The Pal’s principal business was surrounded around the Kamala river port of Bikrampur, which was known as the Second Kolkata. Betelnuts, mustard, lentils etc would arrive from Barisal or Chandpur, and would be traded with Kolkata. Almost 20,000 laborers worked daily at this port, where the second largest wholesalers were the Pals. They set up warehouses at places as far as Barisal, Jhalokathhi or Shwarupkathhi, or Chandpur. Kamini Pal also became the most prominent money-lender. Dwarkanath became a prominent dealer in Kerosene oil. Other brothers also chipped in here and there. Business for the Pals was running well.
After the Partition of India, a large section of the family moved to Kolkata. Those who remained to protect the family businesses, soon found it difficult, as business with Kolkata became complicated. They had to explore new business avenues, but that wasn’t too easy.
In 1971, Hindus were being tortured or killed, their businesses were being shut down, their houses were being torched. The Pal estate being protected with a strong high boundary wall became a safe refuge, not only for members of this family, but for members of extended families, and also for friends and their families. About 500 people had found safe shelter here, until one dark night, when the Pakistani Army entered the compounds, killed several family members, and set the main houses of fire. The entire clan moved to India through Agartala.
Almost two years later, Shashadhar Pal, the second son of Dwarkanath Pal, who by then was head of the clan, returned with his family. But by this time major parts of the estate had been grabbed and taken over by others. He tried to revive some of the businesses, but did not quite succeed. His family members went back to Kolkata, but he decided to stay back, reminiscing his childhood memories, and gradually selling off part of their properties. He lived either in one of the houses within this estate, or in the other Pal House, which also was built by his uncle Kamini Pal several decades ago. He passed away in the late 1990s.)  => Array ( [name] => Teota Zamindar Palace [post_id] => 13757 [post_link] => http://offroadbangladesh.com/places/teota-zamindar-palace/ [thumb_link] => http://offroadbangladesh.com/wp-content/uploads/2015/08/Teota-Zamindar-Palace-2-300x225.jpg [post_content] =>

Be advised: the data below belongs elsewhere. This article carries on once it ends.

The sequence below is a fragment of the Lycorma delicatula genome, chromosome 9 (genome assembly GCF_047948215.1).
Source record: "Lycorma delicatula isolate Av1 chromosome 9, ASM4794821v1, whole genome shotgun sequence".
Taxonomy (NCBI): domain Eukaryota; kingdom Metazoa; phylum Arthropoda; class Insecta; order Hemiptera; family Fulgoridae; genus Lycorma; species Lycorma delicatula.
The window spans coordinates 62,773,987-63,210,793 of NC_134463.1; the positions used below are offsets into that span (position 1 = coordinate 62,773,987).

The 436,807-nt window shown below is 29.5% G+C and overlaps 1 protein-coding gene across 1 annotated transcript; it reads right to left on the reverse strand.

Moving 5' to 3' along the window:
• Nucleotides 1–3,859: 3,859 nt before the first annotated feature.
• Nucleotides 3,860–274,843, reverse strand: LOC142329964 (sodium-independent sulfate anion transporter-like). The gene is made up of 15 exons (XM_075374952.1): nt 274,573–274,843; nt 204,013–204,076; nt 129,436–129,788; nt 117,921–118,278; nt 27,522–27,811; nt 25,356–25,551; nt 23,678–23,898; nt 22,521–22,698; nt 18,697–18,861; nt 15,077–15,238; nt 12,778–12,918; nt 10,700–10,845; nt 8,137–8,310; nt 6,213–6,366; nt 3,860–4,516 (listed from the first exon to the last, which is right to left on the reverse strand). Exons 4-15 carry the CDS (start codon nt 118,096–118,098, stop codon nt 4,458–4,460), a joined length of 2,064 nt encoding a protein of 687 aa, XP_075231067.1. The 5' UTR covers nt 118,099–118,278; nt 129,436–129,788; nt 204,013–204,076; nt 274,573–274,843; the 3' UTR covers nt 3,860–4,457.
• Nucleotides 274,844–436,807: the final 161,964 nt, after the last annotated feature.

Teota Zamindar Palace (তেওতা জমিদার বাড়ী) is located at the Shibalaya (শিবালায়া) Upazila of Manikganj District. This palace is locally known as Teota Rajbari (তেওতা রাজবাড়ি) and Teota Zamindar Bari (তেওতা জমিদার বাড়ী). This palace is possibly over 300 years old. This old dilapidated palace was the home of two brothers named Babu Hemsankar Ray ( বাবু হেমসংকর রায়) and Babu Joy Sankar Ray (বাবু জয় সংকর রায়) who were the ruler of Teota. The whole premise has over 50 rooms. Currently those are occupied by the homeless people.
At the Western side of the building, there is a large pond and beside the pond a temple is located named as Noborotno Temple (নবরত্ন মন্দির). The temple is a four storied building having a glorious example of classical architecture.
The whole palace is situated just beside the bank of mighty river Jamuna. After a few miles from the palace premise, the river merged with another big river, Padma. The palace is a two storied building and from the roof you can easily see the Jamuna river.
This palace is the birth place of Promila Debi (প্রমীলা দেবী), the wife of our national poet Kazi Nazrul Islam (নজরুল ইসলাম). Poet first saw her in this palace when he came here to visit Promila's cousin-Dhiren Sen (ধীরেন সেন).)  => Array ( [name] => Mausoleum of Giyas Uddin Azam Shah [post_id] => 11222 [post_link] => http://offroadbangladesh.com/places/mausoleum-of-giyas-uddin-azam-shah/ [thumb_link] => http://offroadbangladesh.com/wp-content/uploads/2015/07/DSC06796-300x225.jpg [post_content] =>